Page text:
Monday, May 9, 2011

Nonfiction Monday: Tornado!

After the disasters that have struck around the country, it seems appropriate and not a little ironic for me to review a book about one type of disaster: tornadoes.  It does bring home, however, the point that when publishing science books it is almost impossible to keep up to date.  This book came out just a few weeks ago and yet some of the records mentioned in the book have been shattered by the recent outbreak of tornadoes.  Still as with most National Geographic Children's books, it provides a high quality introduction to the phenomenon we call tornadoes.

Tornado! The Story Behind These Twisting, Turning, Spinning, and Spiraling Storms
by Judith Bloom Fradin & Dennis Brindell Fradin
National Geographic, 2011
Grades 2 and up
Reviewed from personal copy.

The book starts by telling the reader about a monster tornado that struck Greensburg, Kansas back in 2007.  Using bulletins from the weather service and comments by those who lived through it the reader gets a glimpse of the terror and incredible damage a tornado can cause.  The photographs, as one would expect from a National Geographic book, are stunning.  The picture of an almost entirely black sky with a tornado touching down is shiver inducing.  There is nothing quite so humbling as Mother Nature.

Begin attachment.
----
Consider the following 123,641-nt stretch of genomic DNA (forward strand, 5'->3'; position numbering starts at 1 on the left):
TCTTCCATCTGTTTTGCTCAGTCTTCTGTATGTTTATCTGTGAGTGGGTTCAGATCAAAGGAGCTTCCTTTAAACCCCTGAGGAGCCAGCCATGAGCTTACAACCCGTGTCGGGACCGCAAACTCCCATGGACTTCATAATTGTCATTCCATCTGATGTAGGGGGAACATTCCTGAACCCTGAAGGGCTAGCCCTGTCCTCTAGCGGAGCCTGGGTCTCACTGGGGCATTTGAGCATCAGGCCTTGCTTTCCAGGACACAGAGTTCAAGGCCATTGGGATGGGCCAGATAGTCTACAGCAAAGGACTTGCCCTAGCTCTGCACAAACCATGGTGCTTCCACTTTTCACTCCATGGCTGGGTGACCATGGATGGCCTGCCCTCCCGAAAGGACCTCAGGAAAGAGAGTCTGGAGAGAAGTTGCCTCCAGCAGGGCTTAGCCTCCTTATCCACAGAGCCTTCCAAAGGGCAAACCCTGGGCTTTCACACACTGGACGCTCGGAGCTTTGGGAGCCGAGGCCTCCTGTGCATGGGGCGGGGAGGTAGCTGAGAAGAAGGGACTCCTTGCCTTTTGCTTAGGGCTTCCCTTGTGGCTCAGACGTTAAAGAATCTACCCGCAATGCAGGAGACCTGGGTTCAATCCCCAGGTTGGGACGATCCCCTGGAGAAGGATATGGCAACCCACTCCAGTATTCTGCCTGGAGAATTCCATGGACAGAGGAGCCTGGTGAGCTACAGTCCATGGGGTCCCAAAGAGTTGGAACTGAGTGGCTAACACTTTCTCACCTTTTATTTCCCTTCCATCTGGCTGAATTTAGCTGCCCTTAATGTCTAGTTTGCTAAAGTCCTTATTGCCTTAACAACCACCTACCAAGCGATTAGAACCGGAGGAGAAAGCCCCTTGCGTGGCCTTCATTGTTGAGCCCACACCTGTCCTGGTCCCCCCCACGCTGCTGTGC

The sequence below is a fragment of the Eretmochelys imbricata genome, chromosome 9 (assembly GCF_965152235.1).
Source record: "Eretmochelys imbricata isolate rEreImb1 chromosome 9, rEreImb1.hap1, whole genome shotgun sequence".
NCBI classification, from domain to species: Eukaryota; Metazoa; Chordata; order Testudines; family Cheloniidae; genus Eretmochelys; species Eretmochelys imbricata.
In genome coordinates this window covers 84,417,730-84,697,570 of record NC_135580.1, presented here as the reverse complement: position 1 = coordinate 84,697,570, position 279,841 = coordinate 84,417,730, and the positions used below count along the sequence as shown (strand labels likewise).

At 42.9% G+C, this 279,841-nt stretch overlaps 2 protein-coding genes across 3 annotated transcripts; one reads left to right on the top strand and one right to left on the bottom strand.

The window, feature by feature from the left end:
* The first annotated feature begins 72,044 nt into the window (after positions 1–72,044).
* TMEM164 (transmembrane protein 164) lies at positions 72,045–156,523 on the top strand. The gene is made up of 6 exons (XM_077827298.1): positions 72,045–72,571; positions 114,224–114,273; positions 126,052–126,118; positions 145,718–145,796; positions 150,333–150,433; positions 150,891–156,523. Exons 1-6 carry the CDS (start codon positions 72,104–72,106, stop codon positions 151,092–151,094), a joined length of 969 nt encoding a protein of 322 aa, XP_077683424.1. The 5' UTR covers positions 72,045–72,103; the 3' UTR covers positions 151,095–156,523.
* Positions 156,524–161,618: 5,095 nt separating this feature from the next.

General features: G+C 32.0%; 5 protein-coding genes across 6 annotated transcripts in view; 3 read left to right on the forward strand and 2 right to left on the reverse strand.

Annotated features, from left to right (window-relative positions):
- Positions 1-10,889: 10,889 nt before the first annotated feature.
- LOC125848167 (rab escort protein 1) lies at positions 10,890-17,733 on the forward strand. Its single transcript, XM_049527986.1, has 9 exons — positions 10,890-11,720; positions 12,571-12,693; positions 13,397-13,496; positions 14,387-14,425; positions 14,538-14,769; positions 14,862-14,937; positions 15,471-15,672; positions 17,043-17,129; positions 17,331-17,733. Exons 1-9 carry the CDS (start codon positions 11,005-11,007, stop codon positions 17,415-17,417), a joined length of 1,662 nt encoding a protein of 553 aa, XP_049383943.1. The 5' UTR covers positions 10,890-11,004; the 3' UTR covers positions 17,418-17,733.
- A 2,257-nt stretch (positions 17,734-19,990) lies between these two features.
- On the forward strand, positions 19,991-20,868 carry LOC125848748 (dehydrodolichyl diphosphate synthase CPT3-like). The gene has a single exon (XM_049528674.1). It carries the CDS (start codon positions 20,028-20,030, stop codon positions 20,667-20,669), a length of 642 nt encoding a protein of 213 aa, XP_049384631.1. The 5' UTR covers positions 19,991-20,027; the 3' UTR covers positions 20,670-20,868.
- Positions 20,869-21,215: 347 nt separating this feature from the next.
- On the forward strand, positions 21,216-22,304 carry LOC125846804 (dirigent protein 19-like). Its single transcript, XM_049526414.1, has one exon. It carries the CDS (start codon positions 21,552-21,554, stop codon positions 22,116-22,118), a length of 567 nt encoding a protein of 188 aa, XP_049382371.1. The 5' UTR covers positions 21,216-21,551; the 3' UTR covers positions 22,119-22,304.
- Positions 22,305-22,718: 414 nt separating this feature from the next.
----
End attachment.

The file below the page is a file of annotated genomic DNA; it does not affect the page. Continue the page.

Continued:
The following chapters talk about the development of tornado science and prediction. The charts and diagrams and quick facts add nicely.  The design of the book is very attractive and appealing, especially for reluctant readers. The lists of tornado records will of course need to be adjusted after this most recent outbreak, but the numbers are still impressive.  For example, the widest known tornado was two miles, the highest wind speeds ever recorded on the planet were in a tornado, 318 miles per hour.  Facts like these are hard to fathom for those of us who haven't witnessed them.  Like most National Geographic publications, the photographs are its strength, creating awe on the part of the reader. The list of websites and books at the end of the book are a nice complement to the rest of the book.  I highly recommend this book for those who want a better understanding of tornadoes and their affect on human lives.


Nonfiction Monday highlights nonfiction books for children and occurs every Monday.  This week's host is Shelf-Employed. Thanks for stopping by!

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